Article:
Spoon the batter over the pineapple and spread it evenly.  Bake for about 40 miutes, until the cake is deep golden.  Let cool for 5 minutes on a rack.  Run a knife around the edge of the cake, invert it onto a plate and remove the pan.  Serve warm or at room temperature.

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Sake and Champagne Dinner

OK, I am finally getting around to remembering to post the recipes.  We had wasabi peas and mixed nuts with the tiny dried fish to wake up our palates. Dinner began with the usual ritual:  champagne.  We started with the 1990 Taittinger Collection which was still vibrant.  We followed that with the Rene Collard Ultime which is a very dry champagne but paired well with the food.  Then the Veuve Cliquot 1985 Rose, still holding well.  Concurrently opened the 2010 Rochioli Sauvingnon Blanc.  Gang was not into drinking champagne and sake that evening so we only opened the Kirin-Zan Kirin Mountain Junmai Dai-Ginjo sake.  This is ultra smooth, silky and went well wit the menu!  You can buy this at True Sake in San Francisco.  They have fantastic inventory and the people are very nice.  Gang preferred to quench with reds so we went through a 2004 Rochioli West Block, 1995 Chateau Montelena Estate cabernet, and a 2004 Parry Cellars. Our menu was garlic shrimp crostini, mango-avocado salad, miso skirt steak, stuffed, boneless drumstick, grilled asparagus with roasted sesame dressing, Nobu miso style salmon, Filipino style bbq pork skewers, yam and shitake mushroom rice, chocolate bouchon, lemon tart and matcha tea cake. See recipes tab.

Voila – Dinner

I almost forgot to take pictures…we were halfway done when we remembered.  Every dinner I host must tease and please the senses.  Food should be beautifully presented on dishes that may reflect the season or the mood  or because they evoke certain memories.  They should be pleasing to the eyes (perhaps even have some artistic bend) and therefore, theoretically may enhance the total experience.   I learned this lesson from visiting, working and living in Tokyo.  The Japanese really know how to unfold the evening to an adventure of all your senses when dining.  For this dinner I chose the color green, reminiscent of Spring as the main color for serving, specifically Japanese Oribe from Japan and locally made by potters who were influenced by Japanese design.  The exception was the beef burgundy which was cooked in a red casserole by Emile Henry…I love these red cooking pots.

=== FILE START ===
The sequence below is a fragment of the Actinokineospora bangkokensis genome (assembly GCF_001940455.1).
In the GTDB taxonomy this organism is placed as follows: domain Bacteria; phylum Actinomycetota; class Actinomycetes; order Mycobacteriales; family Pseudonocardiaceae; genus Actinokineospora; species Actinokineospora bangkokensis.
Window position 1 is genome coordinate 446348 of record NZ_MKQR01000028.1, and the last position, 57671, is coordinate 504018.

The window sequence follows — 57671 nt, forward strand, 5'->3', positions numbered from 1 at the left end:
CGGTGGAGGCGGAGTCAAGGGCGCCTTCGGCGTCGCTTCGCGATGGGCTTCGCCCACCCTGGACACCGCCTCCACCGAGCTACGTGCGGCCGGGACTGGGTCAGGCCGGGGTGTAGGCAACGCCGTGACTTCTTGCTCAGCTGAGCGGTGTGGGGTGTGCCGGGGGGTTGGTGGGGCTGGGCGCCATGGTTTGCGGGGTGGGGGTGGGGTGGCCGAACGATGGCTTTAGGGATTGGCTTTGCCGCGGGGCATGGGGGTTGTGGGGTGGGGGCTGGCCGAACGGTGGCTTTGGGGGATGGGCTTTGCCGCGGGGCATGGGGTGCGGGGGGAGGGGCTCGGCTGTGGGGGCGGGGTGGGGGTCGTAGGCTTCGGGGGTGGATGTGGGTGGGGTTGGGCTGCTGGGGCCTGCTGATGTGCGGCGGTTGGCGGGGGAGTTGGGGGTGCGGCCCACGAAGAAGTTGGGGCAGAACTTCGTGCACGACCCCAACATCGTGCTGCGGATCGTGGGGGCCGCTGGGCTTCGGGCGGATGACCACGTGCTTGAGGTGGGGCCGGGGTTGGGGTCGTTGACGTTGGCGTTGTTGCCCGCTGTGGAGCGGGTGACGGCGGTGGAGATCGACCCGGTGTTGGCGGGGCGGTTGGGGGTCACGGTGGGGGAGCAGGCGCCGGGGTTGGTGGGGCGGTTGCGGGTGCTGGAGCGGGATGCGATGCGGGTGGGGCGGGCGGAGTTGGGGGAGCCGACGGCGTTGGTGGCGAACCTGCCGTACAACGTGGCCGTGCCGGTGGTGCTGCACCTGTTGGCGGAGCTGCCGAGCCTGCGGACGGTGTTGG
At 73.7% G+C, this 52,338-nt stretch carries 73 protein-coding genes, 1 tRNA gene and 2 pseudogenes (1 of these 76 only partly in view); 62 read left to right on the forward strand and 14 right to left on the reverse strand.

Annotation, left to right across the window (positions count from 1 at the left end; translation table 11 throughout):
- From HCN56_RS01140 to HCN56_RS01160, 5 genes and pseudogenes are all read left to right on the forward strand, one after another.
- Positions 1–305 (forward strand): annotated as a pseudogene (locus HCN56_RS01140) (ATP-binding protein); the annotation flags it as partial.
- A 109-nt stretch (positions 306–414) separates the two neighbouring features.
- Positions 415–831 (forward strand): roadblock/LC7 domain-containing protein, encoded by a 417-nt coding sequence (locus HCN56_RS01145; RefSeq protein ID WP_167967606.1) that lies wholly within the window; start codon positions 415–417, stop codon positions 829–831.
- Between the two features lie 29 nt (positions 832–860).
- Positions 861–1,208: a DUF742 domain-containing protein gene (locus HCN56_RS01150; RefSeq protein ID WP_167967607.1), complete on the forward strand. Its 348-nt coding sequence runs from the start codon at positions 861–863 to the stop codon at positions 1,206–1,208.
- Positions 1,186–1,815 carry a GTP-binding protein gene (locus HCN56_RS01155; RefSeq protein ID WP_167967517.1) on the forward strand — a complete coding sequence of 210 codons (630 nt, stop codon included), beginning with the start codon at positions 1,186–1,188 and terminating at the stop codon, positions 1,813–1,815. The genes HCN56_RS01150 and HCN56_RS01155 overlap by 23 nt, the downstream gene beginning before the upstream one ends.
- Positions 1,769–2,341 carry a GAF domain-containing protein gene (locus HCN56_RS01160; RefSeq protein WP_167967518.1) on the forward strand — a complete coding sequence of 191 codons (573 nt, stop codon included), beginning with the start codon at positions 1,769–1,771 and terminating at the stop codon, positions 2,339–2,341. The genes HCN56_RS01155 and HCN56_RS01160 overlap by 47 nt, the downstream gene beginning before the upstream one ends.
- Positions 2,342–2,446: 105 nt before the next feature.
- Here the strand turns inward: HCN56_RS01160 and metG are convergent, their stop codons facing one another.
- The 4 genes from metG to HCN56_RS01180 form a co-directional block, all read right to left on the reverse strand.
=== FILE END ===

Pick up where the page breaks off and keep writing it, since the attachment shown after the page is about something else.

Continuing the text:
Everyone had their own personal favorite but all agreed that the beef burgundy was even better than last time.  I used Julia Child’s recipe but I added a full bottle of wine and only 1 cup of broth.  I braised the leeks in sake.  I picked the meyer lemons for the tarte from my brother’s tree.  The Krug Flannery (the one that looks like a woven basket) was a Christmas gift from my good friend Ames.  You can get one from K&L Wines in Redwood City: https://www.klwines.com/.  If you do go, ask for Gary Westby, the friendliest and very knowledgeable champagne buyer for all of K&L.  I have learned much from Gary and you will too.

No pics of the fish as the photographer was iPhone challenged, had a few glasses of champagne!  The fish was very moist and I threw chervil, chives, tarragon, olive oil, garlic in the blender to marinate the fish overnight, then grilled right before dinner.